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What Is Sustainable Packaging

Ever wondered what does sustainable packaging mean? Climate-neutral, net-zero, carbon zero, climate positive, carbon-negative – a new vocabulary is required to decipher the claims – and the promises – that companies are making to assuage an increasingly environmentally-aware public.

“We’re so far off from a federal standard for climate claims. There are no rules,” says Isabella Todaro at Climate Neutral, a non-profit working with brands to reduce their environmental impact on the planet. The only regulation that brands are subject to when it comes to making environmental claims are not legally enforced and about a decade old.

Before we dive into sustainable packaging, let’s remember together that the best thing you can do environmentally to promote sustainability is to not create waste in the first place. The next best solution is to invest in products like our environmentally friendly shampoo alternative.


Eco friendly packaging, compostable packaging, reusable packaging, green packaging. What does all this mean? In an ideal world, a packaging material may be called sustainable if it has been scrutinized from cradle to grave, or from manufacture to disposal in what is called life-cycle analysis. That means that the extraction or the production of sustainable packaging material must involve using minimal energy and water, and result in emitting minimal pollution and greenhouse gasses during its processing to reduce ecological footprint. Bonus points if the material is made of post-consumer waste (PCW) such as recycled paper packaging or plastic bottles. Once a product has been used, its packaging should be recyclable, reusable, or biodegradable, and avoid ending up in landfills or as litter.


Yes and no. Recycling is a part of the answer to addressing our waste problem; it depends on what the material is. Plastic is problematic, as most of it can’t be recycled, or is too challenging to do so practically and profitably. If plastic is white, clear, and not in a film form, it is much more likely to be processed by recyclers. If it is, it may only delay its lifespan – ending in landfill – as plastic packaging is only allowed to be recycled once before losing its integrity.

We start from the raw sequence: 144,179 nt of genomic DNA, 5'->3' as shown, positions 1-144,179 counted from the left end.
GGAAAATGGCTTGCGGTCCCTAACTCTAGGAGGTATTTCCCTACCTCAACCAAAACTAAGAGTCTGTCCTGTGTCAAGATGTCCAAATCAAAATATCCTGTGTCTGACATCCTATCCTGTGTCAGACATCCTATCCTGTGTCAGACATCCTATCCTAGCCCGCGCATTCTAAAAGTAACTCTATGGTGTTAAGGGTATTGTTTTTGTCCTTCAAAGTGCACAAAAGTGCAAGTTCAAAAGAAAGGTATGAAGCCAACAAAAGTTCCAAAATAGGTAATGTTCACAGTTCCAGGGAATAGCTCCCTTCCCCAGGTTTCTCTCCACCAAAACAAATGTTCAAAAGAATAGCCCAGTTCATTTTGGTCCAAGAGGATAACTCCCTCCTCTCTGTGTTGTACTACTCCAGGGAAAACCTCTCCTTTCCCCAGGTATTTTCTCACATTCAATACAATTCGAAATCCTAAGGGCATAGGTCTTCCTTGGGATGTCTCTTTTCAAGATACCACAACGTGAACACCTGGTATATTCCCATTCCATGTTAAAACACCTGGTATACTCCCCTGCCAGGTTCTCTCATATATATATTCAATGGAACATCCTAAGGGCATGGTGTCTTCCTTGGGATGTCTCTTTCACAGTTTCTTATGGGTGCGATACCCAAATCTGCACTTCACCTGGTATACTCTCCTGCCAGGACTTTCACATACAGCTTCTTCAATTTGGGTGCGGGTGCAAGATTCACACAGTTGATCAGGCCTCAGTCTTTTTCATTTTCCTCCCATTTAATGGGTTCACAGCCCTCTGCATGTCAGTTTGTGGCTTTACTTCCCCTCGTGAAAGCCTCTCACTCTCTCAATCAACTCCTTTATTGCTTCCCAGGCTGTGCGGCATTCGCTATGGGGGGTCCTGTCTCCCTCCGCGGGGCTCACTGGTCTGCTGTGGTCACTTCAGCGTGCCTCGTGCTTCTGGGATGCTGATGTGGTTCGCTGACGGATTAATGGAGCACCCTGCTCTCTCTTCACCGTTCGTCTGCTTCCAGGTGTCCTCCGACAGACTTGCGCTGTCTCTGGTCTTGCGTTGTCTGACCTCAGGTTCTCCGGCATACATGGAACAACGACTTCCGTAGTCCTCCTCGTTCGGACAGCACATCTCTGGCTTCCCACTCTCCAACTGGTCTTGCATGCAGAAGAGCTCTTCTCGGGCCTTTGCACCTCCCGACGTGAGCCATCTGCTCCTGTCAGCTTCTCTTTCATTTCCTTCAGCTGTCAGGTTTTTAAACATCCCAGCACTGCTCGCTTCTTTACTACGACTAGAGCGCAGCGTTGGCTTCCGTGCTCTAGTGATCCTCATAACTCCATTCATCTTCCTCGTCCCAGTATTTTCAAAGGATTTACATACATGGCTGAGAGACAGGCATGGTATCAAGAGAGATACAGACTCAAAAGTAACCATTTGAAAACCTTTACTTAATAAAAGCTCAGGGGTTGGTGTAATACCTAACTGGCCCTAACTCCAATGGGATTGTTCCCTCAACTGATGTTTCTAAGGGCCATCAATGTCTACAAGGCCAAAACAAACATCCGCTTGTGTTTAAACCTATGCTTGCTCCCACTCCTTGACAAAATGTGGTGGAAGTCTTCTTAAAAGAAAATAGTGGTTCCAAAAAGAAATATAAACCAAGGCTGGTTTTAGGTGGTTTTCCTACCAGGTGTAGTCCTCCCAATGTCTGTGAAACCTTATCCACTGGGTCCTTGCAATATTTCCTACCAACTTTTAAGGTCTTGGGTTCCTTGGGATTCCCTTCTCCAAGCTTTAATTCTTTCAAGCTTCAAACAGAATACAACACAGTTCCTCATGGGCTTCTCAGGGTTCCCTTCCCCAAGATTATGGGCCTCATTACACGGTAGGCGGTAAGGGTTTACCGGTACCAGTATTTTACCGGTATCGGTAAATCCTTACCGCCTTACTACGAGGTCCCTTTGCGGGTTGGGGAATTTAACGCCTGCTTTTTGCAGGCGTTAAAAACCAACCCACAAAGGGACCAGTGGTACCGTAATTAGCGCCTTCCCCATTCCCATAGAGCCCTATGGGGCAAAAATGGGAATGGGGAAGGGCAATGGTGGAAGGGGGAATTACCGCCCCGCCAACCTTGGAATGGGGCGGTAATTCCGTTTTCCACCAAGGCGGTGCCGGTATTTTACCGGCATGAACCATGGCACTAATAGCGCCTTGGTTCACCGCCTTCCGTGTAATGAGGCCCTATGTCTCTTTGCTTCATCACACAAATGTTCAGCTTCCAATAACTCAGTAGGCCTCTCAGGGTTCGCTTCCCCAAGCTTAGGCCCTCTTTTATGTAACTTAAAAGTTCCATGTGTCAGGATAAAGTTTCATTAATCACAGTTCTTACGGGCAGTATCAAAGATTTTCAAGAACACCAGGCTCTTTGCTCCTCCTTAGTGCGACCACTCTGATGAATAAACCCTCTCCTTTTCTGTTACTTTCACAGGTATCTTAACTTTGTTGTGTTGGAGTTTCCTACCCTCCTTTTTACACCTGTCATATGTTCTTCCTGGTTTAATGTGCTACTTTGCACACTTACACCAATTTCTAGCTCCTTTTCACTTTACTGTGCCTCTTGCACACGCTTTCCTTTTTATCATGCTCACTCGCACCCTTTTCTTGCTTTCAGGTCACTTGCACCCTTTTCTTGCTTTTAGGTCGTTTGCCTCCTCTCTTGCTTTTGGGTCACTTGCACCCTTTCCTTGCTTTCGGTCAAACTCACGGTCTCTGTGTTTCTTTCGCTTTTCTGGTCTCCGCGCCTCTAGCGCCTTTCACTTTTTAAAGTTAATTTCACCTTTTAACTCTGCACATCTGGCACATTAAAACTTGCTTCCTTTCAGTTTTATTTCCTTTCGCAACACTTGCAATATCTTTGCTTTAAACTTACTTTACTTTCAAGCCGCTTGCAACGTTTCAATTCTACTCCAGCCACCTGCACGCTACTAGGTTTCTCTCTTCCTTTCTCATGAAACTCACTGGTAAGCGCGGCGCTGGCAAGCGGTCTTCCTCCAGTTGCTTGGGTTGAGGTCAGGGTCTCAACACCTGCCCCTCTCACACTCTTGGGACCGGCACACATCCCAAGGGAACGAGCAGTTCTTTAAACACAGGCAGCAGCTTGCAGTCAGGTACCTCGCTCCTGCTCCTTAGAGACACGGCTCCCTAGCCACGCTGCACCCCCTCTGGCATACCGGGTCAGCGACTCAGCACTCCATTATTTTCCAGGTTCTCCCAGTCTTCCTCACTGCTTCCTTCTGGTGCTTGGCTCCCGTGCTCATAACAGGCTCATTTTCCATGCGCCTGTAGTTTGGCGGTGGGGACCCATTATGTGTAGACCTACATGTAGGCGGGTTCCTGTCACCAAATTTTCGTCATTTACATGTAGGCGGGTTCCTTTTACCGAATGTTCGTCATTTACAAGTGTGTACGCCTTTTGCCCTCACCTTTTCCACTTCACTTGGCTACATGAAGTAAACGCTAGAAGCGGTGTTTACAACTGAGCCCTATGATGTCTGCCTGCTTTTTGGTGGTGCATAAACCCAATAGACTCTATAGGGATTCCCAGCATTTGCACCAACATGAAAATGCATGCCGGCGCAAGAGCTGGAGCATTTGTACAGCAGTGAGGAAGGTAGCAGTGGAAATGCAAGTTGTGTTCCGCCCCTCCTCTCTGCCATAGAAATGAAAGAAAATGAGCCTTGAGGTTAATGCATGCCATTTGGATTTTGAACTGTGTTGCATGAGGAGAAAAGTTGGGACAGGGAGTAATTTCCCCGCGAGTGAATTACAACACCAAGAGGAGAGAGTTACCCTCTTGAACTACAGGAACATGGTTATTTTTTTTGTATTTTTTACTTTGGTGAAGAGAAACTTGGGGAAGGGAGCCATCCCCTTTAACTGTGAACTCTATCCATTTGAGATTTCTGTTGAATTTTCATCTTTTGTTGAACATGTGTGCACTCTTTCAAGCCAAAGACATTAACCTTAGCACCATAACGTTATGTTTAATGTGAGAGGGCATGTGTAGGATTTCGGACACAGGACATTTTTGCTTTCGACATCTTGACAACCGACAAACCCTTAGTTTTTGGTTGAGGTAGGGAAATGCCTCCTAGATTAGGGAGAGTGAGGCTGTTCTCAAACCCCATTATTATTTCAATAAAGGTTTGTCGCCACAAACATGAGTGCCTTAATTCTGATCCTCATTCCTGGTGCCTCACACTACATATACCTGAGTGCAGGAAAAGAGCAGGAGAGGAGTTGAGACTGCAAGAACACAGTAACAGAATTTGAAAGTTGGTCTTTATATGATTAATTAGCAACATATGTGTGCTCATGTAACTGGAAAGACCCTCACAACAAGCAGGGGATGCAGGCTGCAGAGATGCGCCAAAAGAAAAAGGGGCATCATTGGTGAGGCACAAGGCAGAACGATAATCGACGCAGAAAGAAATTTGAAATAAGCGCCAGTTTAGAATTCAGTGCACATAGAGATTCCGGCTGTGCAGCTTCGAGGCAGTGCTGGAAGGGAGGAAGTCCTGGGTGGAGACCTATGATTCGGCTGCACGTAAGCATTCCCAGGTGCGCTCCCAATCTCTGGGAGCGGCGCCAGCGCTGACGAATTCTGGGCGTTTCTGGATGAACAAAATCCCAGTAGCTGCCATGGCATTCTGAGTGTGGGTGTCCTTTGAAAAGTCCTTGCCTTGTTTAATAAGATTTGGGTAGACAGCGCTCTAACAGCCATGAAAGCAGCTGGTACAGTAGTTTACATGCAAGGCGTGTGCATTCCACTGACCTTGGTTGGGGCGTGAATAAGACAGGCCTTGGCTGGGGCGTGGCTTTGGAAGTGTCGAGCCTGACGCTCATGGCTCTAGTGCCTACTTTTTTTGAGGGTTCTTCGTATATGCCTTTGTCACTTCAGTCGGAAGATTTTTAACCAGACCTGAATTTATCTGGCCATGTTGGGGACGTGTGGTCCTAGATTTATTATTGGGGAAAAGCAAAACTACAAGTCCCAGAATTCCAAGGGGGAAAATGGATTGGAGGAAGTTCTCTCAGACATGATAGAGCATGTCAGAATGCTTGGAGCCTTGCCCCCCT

Keep these alarming plastic facts in mind:

  • Half of the world’s disposable plastic has been produced in the last 15 years. 91% of it is NOT recycled, nor is it practical to do so.
  • An approximated 359 million tons of plastic is produced in the world each year, with 150 million tons of it rotting in landfills or in the environment.
  • By weight, there may be more plastic in the ocean than fish by 2050.

However, there are some promising developments in the processing of plastic waste:

  • PHA, (polyhydroxyalkanoate) is a bioplastic produced by bacteria that can break down in conventional landfills and takes a few years to disintegrate in ocean water, a small number compared to the 450 years that it takes standard plastic product packaging.
  • Researchers have created a new “super-enzyme” that could break down plastic much more quickly than current recycling methods, create the raw material to make new ones, and will make it easier to repurpose it.